Precision Time Protocol is used to synchronize clocks throughout the network. On a local area network, it achieves clock accuracy in the sub-microsecond range, making it suitable for measurement and control systems. RouterOS supports IEEE 1588-2008, PTPv2. Support is hardware dependant, please see the supported device list below.
|port||Sub-menu used for adding, removing, or viewing assigned ports|
|status||Sub-menu that shows PTP ports, their state, and delay on slave ports|
|comment (string; Default: )|
Short description of the PTP profile
|name (string; Default: )||Name of the PTP profile|
|delay-mode (auto | e2e | ptp; Default: auto)||Configures delay mode for PTP profile|
|priority1 (integer [0..255]; auto; Default: auto)||the priority value for influencing grandmaster election|
|profile (802.1as; default; g8275.1; Default: default)|
IEEE 1588-2008 includes a profile concept defining PTP operating parameters and options.
IEEE 802.1AS is an adaptation of PTP for use with Audio Video Bridging and Time-Sensitive Networking. Uses delay-mode=p2p, transport-mode=l2; recommends using priority1=auto.
g8275.1 profile is for frequency and phase synchronization in a fully PTP-aware network. Only allows priority1=auto (128), priority2=128, domain=24, delay-mode=e2e, transport=l2.
default profile, PTPv2 default configuration, allows for more configuration options than other profiles, but default values with auto settings correspond to: priority1=128. priority2=128, domain=0,transport=ipv4, delay-mode=e2e
|transport (auto; ipv4; l2; Default: auto)||transport protocol to be used: IPv4 or layer2|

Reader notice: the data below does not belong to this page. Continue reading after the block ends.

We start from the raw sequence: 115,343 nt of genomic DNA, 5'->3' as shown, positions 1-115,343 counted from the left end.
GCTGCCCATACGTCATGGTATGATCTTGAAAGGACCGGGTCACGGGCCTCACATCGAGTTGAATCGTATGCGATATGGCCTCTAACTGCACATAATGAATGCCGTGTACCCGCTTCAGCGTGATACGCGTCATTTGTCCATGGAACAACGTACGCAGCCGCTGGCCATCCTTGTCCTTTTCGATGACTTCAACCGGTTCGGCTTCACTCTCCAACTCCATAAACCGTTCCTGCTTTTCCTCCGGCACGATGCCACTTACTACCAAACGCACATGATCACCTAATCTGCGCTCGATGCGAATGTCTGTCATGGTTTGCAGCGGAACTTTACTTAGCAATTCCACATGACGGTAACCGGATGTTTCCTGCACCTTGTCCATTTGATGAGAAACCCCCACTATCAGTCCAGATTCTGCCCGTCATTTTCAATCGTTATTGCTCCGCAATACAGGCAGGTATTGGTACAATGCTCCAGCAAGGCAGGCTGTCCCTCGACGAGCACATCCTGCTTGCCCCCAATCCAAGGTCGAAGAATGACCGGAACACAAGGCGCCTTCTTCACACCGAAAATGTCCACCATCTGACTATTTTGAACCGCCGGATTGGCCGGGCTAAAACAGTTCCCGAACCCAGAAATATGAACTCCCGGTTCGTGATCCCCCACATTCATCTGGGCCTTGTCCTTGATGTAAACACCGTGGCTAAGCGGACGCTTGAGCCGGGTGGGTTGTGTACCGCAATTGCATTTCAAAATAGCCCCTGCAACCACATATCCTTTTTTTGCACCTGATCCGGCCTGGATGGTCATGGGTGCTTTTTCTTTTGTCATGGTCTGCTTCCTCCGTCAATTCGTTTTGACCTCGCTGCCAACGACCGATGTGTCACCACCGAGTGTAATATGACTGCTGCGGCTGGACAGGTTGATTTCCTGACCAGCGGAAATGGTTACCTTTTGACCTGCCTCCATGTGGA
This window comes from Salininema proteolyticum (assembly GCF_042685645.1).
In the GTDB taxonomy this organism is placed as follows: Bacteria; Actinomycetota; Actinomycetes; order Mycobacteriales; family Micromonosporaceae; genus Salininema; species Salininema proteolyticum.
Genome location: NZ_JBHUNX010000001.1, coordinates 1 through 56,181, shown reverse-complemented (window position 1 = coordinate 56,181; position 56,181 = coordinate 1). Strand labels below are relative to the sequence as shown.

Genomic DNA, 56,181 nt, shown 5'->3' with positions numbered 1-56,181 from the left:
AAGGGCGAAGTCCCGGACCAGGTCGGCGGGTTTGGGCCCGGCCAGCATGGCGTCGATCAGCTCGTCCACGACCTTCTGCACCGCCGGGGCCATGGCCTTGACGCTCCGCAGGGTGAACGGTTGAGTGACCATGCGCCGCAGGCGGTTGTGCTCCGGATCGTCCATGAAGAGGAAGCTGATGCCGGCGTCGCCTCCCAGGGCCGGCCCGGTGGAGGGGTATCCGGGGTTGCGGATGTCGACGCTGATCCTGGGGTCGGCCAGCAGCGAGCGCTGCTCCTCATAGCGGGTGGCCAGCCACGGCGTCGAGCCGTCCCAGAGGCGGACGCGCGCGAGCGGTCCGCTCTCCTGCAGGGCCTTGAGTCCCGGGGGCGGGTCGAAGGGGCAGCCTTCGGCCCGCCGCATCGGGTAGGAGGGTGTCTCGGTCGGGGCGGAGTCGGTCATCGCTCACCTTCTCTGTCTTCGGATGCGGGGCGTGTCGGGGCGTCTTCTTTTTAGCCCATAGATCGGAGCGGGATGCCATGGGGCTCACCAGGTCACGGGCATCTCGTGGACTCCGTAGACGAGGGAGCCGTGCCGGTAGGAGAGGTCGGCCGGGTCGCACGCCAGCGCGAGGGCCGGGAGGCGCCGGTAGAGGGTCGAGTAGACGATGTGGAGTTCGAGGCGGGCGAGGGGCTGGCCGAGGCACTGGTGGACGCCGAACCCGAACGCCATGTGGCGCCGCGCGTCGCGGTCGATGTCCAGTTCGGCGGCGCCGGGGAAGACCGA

For more details regarding Precision Time Protocol please see the following standards IEEE 1588 and IEEE 802.1as.
We strongly recommend keeping default/auto values, as there are different requirements between profiles. And assigning them manually can result in misconfiguration.
To configure the device to participate in PTP you first need to create a PTP profile:
Only 1 PTP profile is supported per device
After creating a PTP profile, you need to assign ports to it:
To monitor the PTP profile, use the monitor command:
|clock-id:||local clock ID|
|priority1:||priority1 value, depending on the PTP profile selected, an adjustable value used to influence the grandmaster election.|
|priority2:||priority2 value, non-adjustable in RouterOS|
|i-am-gm: yes | no||shows if the device is a grandmaster clock|
|gm-clock-id:||grandmaster clock ID - Within a domain, a clock that is the ultimate source of time for clock synchronization using the protocol.|
|master-clock-id:||master clock ID - In the context of a single Precision Time Protocol (PTP) communication path, a clock that is the source of time to which all other clocks on that path synchronize.|
|slave-port:||shows which port is going towards the master or grandmaster clock|
|freq-drift:||frequency drift in PPB (parts per billion) - time that would be lost every second in relation to the master clock, IF there was no synchronization.|
|offset:||difference between clock values|
|hw-offset:||offset difference from the hardware clock|
|slave-port-delay:||the time it takes for a packet to be delivered to a directly connected device|
CRS326-24G-2S+ supported only on Gigabit Ethernet ports
CRS328-24P-4S+ supported only on Gigabit Ethernet ports
CRS317-1G-16S+ supported on all ports
CRS326-24S+2Q+ supported on SFP+ and QSFP+ interfaces
CRS312-4C+8XG supported on all ports
CRS318-16P-2S+ supported only on Gigabit Ethernet ports
Not supported on: